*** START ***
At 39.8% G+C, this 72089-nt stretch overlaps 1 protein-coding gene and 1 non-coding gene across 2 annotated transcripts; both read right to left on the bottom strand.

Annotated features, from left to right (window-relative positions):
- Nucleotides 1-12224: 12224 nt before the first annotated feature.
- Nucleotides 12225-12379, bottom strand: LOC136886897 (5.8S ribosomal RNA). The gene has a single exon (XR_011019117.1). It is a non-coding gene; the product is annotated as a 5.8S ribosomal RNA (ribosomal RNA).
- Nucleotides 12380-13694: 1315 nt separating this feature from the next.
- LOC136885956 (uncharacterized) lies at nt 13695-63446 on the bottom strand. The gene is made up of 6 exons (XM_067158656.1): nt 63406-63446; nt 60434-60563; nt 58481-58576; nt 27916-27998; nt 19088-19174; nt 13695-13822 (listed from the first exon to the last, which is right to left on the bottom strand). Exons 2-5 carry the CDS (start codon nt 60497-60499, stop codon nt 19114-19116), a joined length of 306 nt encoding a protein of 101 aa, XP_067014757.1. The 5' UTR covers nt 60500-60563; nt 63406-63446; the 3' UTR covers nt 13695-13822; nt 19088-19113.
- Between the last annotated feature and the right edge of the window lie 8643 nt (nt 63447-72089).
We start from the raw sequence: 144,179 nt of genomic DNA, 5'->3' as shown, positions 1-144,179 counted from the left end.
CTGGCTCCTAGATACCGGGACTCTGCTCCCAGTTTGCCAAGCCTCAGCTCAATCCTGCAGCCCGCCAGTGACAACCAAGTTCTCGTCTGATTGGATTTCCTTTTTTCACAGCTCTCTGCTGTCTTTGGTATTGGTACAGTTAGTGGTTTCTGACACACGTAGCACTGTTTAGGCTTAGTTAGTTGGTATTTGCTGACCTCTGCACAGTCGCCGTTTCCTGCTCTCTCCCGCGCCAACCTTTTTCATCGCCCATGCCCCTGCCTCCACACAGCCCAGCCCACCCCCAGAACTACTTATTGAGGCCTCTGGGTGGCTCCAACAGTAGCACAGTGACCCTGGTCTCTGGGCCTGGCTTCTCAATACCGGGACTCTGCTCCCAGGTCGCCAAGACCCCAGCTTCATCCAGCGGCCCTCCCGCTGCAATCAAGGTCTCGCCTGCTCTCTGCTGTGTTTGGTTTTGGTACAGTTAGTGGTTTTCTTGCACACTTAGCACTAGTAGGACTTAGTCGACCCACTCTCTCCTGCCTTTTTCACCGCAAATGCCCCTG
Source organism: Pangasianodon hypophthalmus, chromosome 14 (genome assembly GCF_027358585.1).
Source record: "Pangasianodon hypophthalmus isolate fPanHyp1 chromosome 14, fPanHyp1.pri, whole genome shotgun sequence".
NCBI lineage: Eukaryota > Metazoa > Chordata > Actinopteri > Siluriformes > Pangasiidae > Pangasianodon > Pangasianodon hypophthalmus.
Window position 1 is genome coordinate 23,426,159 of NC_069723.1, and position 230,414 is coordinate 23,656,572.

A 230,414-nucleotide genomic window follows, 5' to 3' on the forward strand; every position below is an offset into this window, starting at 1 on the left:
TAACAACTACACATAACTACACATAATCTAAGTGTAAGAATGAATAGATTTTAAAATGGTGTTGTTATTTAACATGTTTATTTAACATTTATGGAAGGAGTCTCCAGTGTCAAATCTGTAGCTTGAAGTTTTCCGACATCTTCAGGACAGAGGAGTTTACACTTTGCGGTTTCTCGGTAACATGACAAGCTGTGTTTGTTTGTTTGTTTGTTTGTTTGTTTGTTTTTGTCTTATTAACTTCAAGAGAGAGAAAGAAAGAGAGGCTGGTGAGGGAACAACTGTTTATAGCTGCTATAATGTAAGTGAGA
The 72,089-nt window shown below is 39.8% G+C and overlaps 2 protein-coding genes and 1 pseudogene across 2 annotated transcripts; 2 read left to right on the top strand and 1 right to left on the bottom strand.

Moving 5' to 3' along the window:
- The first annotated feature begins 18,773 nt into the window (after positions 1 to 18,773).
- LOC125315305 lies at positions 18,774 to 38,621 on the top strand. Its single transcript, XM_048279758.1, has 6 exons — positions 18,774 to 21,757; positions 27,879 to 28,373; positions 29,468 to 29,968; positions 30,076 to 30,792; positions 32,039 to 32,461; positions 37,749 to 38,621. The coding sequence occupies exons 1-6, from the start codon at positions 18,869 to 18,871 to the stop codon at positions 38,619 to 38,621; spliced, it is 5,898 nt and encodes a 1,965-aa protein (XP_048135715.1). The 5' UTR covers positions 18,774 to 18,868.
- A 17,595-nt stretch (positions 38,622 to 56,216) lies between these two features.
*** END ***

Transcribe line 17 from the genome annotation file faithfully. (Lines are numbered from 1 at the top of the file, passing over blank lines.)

Moving 5' to 3' along the window: